Prime Minister Hun Sen has reaffirmed that the purchase of the 290 military trucks from China did not come out of the national budget but from his own fundraising plea.
His remarks came in response to criticism over the purchasing of the trucks as the country’s economy suffers amid the COVID-19 pandemic impacts.
Speaking during his visit to the new under-construction international airport yesterday, Mr Hun Sen said none of the national budget was used to purchase the vehicles.
“I ordered the purchase of the trucks in June last year. The trucks should have arrived in February but were delayed because of COVID-19. The trucks were built before the pandemic, but transportation was the issue because of the virus.”
He said the plan to purchase the truck was made after a 2018 dam collapse incident in southern Laos, near the Cambodia border, killed an estimated 42 people.
He said during the incident, about 1,000 troops were deployed to help evacuate people in the surrounding areas to safety.
However, he said, “At the time we faced difficulty with transportation issues as we didn’t have the capacity to move everyone.”
Therefore, he said, the trucks were ordered to facilitate any future events which would require such transportation capacity.
Mr Hun Sen said he did not use the national budget but instead fundraised from other sources to collect the money.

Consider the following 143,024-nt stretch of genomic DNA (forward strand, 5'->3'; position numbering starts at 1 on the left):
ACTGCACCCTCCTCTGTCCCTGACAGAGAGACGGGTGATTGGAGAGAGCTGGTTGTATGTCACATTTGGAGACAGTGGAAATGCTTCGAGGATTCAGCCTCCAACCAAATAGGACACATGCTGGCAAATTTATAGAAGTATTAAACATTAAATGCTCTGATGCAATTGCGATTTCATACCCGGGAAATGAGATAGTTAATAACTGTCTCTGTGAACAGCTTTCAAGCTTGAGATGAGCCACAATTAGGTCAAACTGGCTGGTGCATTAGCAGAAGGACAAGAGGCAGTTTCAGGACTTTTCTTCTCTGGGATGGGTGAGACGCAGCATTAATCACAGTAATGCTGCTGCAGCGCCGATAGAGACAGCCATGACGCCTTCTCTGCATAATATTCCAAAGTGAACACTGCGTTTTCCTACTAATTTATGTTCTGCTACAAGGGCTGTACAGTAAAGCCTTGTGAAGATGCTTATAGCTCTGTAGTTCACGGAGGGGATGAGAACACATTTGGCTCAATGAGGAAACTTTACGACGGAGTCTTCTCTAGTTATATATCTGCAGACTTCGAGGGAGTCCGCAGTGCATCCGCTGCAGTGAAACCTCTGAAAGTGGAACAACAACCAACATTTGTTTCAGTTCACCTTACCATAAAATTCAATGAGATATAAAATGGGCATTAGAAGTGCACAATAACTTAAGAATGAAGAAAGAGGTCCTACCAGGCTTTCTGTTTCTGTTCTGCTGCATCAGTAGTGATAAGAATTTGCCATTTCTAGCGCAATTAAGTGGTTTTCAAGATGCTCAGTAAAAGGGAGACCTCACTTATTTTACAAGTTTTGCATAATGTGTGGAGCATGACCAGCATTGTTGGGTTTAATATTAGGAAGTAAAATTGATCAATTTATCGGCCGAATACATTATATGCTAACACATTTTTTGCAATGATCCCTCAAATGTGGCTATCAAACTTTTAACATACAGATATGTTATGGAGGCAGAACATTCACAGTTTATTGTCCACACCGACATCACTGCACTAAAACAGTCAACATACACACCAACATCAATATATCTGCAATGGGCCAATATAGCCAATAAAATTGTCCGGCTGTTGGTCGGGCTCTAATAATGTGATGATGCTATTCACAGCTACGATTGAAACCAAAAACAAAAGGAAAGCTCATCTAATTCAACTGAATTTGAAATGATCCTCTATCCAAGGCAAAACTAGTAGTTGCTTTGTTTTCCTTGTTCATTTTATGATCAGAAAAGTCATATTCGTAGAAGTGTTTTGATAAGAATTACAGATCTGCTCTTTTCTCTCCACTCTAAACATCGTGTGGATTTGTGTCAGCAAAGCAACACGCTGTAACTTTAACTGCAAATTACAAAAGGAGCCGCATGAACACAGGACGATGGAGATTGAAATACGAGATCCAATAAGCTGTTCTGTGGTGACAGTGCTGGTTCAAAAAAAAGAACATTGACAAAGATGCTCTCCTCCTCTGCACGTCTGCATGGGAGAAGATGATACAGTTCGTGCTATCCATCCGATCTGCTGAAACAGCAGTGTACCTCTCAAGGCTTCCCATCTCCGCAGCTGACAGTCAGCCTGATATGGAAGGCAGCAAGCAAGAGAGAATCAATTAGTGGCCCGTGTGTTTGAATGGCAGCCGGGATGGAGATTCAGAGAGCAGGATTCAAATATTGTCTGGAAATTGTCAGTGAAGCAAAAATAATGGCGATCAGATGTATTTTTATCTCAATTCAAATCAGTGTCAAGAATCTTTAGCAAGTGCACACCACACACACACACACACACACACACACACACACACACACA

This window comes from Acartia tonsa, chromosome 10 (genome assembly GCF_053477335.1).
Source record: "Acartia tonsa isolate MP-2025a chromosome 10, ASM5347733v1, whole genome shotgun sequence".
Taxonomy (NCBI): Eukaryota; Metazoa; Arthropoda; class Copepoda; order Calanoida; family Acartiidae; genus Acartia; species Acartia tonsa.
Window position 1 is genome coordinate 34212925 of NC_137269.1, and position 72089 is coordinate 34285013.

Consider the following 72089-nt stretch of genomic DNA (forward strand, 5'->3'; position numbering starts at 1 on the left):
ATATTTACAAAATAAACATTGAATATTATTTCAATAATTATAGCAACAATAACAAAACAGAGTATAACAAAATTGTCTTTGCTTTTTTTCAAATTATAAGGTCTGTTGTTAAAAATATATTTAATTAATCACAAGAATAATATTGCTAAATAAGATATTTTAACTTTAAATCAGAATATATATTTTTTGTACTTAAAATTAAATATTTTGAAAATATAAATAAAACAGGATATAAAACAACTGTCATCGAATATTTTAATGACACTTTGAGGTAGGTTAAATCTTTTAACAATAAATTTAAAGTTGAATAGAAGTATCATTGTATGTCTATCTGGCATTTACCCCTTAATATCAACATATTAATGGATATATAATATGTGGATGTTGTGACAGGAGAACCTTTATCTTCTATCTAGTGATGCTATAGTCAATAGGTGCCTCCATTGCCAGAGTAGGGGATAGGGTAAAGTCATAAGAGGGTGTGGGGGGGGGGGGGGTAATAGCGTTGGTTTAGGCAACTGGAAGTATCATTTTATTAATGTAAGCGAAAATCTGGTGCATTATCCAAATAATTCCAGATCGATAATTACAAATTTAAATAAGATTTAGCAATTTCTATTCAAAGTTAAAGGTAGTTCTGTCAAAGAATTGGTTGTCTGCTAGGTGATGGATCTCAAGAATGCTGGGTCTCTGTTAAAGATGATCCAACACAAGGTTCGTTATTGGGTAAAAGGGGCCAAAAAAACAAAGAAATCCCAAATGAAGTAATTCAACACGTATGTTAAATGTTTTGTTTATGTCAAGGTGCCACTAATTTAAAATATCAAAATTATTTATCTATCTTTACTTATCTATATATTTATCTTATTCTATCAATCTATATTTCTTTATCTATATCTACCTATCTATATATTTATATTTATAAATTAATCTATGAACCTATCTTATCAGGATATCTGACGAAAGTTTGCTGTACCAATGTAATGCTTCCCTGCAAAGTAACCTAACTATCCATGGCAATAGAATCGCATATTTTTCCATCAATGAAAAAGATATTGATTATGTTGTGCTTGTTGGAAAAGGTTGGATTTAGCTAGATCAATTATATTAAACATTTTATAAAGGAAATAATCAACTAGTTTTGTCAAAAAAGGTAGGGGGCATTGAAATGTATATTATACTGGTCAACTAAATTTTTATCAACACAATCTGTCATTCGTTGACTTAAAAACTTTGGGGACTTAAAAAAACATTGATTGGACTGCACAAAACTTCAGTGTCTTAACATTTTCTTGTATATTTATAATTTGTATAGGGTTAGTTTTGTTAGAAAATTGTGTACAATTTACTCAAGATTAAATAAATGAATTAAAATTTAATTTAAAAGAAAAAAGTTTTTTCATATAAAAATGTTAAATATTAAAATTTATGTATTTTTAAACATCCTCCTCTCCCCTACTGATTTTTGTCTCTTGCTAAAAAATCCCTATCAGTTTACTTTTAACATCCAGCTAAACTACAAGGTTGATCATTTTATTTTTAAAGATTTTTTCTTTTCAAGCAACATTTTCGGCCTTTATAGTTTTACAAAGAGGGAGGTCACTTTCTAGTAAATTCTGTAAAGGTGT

He also called those who criticise the truck purchases “beasts”.
“We did not use the state budget, not even a signal cent,” he said. “We only use these trucks to serve our defensive interests and the needs of the people,”
He said the trucks will assist troops in situations such as helping with the aftermath of building collapses in Sihanoukville and Kep province or assisting migrant workers at the Thai border to return home.
“When we need to move our troops, we need readily available reliable transportation. That is the reason we raised $20 million to buy the trucks for our soldiers, police and military police,” he said, stating that 290 is actually a modest amount of trucks.
Mr Hun Sen said previously, the Chinese government also donated 157 military trucks to the Kingdom.
The trucks arrived in Cambodia on June 10 via a cargo ship from China and were presented to the Royal Cambodian Armed Forces’ units and the National Police during a handover ceremony on June 18.
The prime minister’s remarks came after Royal Cambodian Army Commander Lieutenant General Hun Manet on Thursday defended the purchase of the military trucks from China.
Speaking during the handover ceremony in Phnom Penh’s Olympic Stadium, Lt Gen Manet who is also RCAF’s deputy commander-in-chief, denied reports that the vehicles were a donation from the Chinese government.
“We do not need to lie, If they were donated by China, then we will say it is a Chinese donation,” Lt Gen Manet said.
He added: “If it was a Chinese donation and we said we purchased the truck, would they agree?”
According to RCA spokesman Major General Mao Phalla, 250 of the 290 military trucks were given to RCAF units, with the remaining 40 given to National Police.